How to Revive a Dying Pothos Plant?

Pothos is one of the most common houseplants that are famous for the ease it provides to its caretaker while growing. However, nothing comes without a price.

It really doesn’t matter if your pothos is forgiving or not, because once you start distressing it, it would give up one day and decide to terminate its life.

Perhaps, this is why you are here, to ask “how to revive a dying pothos plant.” You are at the right place! In the preceding article, you will be informed about the signs that tell you if the pothos is dying or not, along with tips to revive your pothos plant. 

How to Tell if Pothos is Dying?

A dying pothos will give you numerous signals before it finally takes off. All you have to do is, catch those signs rightfully and begin doing the needful. Let us have a look at the most common symptoms of a dying money plant: 

  • The very first is dropping or limp leaves. When the leaves start to droop down, it is a red flag.
  • White spots on your pothos plant leaves indicate the presence of fungal diseases, which have the capacity to end your plant.
  • Water stress, low light, and over-fertilization can result in a dramatic yellowing of leaves, which is fatal for many pothos, if not treated timely.
  • Brown leaves indicate low humidity in the environment, and the plants cannot tolerate that, resulting in their death.
  • Pests and overwatering can get the leaves of your pothos plant to curl, something that is harmful to the health of your plant.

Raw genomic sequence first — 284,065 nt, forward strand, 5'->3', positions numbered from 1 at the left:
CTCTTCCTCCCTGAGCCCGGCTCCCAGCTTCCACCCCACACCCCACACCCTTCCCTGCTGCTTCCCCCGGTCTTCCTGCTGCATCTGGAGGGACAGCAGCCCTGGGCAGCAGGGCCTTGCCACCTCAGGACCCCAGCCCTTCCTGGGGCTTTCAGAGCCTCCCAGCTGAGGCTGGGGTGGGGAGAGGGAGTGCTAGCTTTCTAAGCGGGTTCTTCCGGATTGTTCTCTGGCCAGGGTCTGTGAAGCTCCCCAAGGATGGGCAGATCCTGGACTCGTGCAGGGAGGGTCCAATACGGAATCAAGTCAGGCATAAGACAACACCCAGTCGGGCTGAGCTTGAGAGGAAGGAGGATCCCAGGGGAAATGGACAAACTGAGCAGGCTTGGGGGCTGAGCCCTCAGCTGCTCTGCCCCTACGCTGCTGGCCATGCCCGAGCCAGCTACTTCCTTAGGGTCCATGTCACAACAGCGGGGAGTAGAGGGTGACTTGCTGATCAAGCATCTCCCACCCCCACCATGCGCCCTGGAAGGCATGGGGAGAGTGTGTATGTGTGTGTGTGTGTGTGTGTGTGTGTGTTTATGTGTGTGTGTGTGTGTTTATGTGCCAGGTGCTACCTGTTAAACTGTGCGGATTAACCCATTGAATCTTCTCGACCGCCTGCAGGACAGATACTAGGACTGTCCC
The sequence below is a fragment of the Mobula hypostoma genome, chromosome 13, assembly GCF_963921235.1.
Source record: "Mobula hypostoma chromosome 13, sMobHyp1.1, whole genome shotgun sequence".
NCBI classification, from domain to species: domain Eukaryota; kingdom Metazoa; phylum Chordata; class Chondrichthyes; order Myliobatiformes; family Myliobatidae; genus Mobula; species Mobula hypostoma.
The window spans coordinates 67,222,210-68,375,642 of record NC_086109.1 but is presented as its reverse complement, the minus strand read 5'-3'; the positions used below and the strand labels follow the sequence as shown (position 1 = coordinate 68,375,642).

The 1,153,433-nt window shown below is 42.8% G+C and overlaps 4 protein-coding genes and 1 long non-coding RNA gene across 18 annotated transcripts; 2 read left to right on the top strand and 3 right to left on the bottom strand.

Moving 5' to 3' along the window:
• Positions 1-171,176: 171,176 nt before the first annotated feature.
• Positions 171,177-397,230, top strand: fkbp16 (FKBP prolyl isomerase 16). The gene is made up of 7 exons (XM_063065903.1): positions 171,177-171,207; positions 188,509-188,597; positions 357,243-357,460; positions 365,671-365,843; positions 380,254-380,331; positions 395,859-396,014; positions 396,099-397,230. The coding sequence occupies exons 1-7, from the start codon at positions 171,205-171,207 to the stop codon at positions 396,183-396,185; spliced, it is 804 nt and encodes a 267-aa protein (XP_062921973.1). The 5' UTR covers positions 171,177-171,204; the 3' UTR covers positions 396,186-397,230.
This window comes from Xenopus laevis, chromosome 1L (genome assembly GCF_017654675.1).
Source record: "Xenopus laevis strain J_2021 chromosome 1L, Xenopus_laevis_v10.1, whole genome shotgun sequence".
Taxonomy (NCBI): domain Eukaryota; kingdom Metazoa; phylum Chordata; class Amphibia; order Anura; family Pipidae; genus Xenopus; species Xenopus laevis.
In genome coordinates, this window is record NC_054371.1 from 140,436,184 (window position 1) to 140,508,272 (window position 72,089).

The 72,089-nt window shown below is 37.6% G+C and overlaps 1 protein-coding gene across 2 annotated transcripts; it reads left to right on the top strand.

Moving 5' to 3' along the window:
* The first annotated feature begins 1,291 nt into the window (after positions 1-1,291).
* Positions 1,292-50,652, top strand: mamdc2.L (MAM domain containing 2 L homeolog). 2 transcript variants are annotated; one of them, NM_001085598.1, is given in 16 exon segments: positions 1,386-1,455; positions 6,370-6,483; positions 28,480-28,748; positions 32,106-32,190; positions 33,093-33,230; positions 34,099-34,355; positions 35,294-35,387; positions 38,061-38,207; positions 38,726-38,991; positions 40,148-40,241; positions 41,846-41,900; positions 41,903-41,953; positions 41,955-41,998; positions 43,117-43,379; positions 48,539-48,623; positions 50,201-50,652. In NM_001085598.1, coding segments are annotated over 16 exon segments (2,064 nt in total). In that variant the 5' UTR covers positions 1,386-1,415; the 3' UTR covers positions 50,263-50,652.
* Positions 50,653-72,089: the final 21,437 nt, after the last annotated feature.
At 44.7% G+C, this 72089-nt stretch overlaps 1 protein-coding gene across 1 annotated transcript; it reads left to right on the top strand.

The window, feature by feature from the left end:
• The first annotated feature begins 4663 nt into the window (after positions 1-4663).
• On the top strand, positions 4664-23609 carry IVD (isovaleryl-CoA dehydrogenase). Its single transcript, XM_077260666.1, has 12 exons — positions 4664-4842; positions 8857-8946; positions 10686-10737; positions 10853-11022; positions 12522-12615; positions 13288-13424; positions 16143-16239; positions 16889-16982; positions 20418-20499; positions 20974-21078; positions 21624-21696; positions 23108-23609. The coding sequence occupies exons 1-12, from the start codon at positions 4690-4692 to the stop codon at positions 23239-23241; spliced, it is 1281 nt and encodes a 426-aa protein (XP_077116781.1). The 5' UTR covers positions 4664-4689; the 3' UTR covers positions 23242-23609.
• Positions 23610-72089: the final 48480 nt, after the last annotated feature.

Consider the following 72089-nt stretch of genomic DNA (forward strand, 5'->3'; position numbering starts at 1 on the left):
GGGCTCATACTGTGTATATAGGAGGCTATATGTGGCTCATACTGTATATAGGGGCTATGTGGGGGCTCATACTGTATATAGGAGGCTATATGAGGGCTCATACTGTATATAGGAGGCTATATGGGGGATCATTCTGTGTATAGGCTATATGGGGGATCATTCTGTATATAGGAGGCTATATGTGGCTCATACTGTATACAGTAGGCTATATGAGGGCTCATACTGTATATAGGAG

Also Read: How Long Can a Peace Lily Go Without Water?

Reasons of dying pothos plant 

A lot of signs that we saw above stems from reasons that are mutual between these symptoms. Understanding the logic can not only help us prevent further damage, but would also straitjacket us from performing such activities in the future. 


If we are to list the reasons for pothos dying, overwatering should undoubtedly top the list. Here’s why-

Excess water in the pothos plant tends to turn the leaves brown while also causing root rot. Next, if you want to evaporate the water, you would expose it to light which can promote the drooping of leaves.

That is how this deadly loop is created. 


You might think, okay, if not overwatering, then maybe underwatering can do the trick. Well, well, this is not how it works.

If you are devoid of your pothos plant of adequate water and moisture supply, you are taking the most critical source of nutrition away from your plant. The plant does not tolerate this for long, and it dies.